Money Matters - Simplified

Why Proofreading is Important for Business Documents

The whole idea behind proofreading business documents is to let clients know that the organization employs a professional bunch of executives who follow a consistent writing style. It’s an establishment’s way of telling the clients that it is professional enough to work as a team and follow a disciplined approach in writing.

To appreciate the importance of proofreading, imagine what sloppy proofreading means, in terms of loss to the business: the company appears unprofessional to the clients and the business misses out on prospective clients. Company documents put together in a willy-nilly way give clients the impression that it's an unsystematic and clueless organization.

Notwithstanding how hard the executives are trying to give good impression to business clients, if the language is not straight and contains proofreading issues, patrons are going to dump the company in favor of the one that values the proofread business reports and literature.

Proofreading skills are essential to a business, especially in the age of global business establishments, MNCs and BPOs. A lot of the global business deals depend on the impression executives make while meeting and conversing with overseas clients. Likewise, the clients judge a lot about a business by the way it presents itself through company reports and literature, and with effective proofreading, management can create that same sort of impression on clients with written communication.

An error-free report or business document with proper punctuation and capitalization, and lack of typos and grammatical mistakes conveys a positive message to the client and builds an impressive image of the organization. Careless errors, on the other hand, send wrong signals to the clients, and in business, no one likes to work with sloppy management that cannot even get the language straight. So, since business documents, reports, and literature of a business establishment carry its image, to survive the competition in contemporary business world, proofreading is of paramount importance.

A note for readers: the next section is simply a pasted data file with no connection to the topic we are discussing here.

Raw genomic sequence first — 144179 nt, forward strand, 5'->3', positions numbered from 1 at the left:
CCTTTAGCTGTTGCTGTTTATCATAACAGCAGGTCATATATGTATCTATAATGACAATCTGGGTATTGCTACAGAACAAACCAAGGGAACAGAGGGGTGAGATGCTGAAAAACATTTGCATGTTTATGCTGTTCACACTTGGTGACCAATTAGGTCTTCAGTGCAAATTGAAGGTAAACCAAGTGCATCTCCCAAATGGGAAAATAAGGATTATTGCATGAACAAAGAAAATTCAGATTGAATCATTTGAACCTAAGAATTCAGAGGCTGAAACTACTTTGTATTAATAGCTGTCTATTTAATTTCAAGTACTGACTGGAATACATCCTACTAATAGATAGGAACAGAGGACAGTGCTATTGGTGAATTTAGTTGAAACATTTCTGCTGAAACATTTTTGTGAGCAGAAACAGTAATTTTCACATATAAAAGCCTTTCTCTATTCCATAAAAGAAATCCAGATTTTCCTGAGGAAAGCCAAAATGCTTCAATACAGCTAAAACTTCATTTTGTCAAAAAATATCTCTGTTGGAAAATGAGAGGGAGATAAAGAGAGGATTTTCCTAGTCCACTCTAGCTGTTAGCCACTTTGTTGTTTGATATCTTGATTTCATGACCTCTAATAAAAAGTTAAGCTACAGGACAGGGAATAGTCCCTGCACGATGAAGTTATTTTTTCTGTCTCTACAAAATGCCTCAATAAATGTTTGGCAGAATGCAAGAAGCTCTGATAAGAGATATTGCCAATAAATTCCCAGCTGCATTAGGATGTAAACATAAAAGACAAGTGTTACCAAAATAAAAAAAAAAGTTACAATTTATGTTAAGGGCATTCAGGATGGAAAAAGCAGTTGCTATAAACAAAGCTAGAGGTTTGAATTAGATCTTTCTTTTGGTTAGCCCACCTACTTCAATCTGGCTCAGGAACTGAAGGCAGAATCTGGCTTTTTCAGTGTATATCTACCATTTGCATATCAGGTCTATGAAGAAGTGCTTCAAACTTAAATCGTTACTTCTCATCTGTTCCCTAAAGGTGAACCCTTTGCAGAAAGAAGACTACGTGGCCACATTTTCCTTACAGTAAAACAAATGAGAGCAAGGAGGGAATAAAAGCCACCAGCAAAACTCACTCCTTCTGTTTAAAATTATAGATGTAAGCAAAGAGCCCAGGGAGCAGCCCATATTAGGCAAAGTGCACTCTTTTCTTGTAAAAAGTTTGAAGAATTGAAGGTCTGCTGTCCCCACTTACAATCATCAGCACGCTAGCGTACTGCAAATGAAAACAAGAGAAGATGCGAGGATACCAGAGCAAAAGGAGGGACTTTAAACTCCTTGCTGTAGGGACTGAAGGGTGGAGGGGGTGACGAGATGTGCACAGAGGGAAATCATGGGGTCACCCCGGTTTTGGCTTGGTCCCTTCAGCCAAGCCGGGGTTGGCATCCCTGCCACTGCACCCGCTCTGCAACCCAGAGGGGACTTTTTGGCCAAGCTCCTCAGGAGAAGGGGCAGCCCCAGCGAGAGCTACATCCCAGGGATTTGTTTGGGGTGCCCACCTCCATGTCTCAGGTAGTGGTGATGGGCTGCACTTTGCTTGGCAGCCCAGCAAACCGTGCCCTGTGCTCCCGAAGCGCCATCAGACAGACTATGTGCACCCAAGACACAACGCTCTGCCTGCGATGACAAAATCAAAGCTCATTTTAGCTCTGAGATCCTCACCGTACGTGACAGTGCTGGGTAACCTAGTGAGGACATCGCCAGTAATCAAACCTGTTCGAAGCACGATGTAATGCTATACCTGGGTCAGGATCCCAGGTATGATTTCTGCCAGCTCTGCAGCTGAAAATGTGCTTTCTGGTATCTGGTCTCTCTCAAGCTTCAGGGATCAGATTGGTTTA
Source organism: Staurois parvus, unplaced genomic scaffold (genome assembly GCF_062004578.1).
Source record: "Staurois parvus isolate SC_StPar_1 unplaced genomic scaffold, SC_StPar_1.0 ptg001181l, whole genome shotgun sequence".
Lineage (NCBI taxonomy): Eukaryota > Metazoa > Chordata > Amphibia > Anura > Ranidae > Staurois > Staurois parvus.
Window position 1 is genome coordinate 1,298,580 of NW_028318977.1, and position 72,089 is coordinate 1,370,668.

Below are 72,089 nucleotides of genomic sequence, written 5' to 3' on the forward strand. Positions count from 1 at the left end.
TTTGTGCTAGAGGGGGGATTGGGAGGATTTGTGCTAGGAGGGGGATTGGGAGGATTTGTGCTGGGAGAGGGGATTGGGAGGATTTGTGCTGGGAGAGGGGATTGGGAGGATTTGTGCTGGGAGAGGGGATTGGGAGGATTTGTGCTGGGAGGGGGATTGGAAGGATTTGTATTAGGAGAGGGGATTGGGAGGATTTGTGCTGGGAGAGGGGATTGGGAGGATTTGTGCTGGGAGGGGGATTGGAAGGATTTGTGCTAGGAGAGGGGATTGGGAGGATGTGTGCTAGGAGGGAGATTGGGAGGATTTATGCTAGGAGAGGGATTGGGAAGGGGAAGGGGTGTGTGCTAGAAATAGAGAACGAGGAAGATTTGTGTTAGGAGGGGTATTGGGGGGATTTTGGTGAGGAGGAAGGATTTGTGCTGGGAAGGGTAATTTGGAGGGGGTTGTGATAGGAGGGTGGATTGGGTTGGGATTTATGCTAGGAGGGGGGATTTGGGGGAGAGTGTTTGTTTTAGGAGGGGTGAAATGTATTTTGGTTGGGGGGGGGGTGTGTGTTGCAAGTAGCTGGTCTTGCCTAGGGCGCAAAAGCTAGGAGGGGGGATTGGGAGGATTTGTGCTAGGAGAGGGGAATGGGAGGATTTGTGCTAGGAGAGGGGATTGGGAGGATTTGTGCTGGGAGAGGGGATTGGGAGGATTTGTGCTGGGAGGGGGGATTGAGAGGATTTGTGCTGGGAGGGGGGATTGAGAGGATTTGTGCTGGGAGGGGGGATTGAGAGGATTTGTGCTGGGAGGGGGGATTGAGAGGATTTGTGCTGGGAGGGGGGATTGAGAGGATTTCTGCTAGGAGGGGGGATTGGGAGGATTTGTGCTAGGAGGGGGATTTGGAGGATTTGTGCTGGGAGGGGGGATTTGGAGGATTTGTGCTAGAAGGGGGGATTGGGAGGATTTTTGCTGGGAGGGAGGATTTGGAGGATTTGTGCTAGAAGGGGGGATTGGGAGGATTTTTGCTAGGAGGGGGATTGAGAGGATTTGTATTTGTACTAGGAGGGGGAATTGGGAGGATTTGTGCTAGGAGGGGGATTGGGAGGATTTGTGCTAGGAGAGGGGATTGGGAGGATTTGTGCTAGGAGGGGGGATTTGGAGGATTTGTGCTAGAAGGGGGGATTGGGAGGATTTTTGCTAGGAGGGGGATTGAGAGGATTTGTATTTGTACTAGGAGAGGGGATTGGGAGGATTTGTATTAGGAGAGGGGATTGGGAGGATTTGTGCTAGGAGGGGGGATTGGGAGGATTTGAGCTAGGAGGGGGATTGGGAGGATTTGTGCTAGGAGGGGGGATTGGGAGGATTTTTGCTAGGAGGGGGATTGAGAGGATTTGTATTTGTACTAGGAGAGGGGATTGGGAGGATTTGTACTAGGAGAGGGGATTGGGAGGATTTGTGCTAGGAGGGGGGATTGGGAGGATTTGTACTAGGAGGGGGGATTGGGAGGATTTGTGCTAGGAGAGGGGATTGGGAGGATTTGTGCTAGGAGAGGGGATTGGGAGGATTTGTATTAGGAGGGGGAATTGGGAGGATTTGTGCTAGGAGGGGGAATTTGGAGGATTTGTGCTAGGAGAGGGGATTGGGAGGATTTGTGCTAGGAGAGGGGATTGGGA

UK and US English Usage
Next, it’s also very important to be sensitive to the UK and U.S. English usage. Both the languages are pretty much the same, yet there are significant differences between the two. Since international business executives may need to communicate with UK clients as well as the ones from U.S., it is important to know the subtle differences between them. And all this just to give the right impression to your clients.

One of the differences in UK and U.S. English is that some words exist in UK English but not in U.S. English, and vice-versa. Then, some words and phrases are found in both, except their meanings are completely different.

Word endings, in spellings, tell a lot about these differences in the two. Words ending with 'our' in UK English end in ‘or' in the U.S. English. To pick an example, the U.S. equivalent for ‘vapour’ in UK English is ‘vapor’. UK English has words ending in 're', whereas they often end in 'er' in U.S. Plus, UK English ends its words in 'yse' (analyse) but in U.S. English such words end in ‘yze’, as in analyze. Ditto for words ending in 'ise' and 'ize', with U.S., again, favoring (favouring for UK) ‘z’.

Punctuation is another area to be careful about. Use of full stops, which are called periods in U.S., in abbreviations is one of the chief punctuation differences. UK English doesn’t have full stop in abbreviations, unlike U.S. English. For example, Mr Raman Ahuja, PhD in UK English becomes Mr. Raman Ahuja, Ph.D in U.S. English.

By Harpreet Bhagrath

The writer is the Chief Editor at themoneytimes.com

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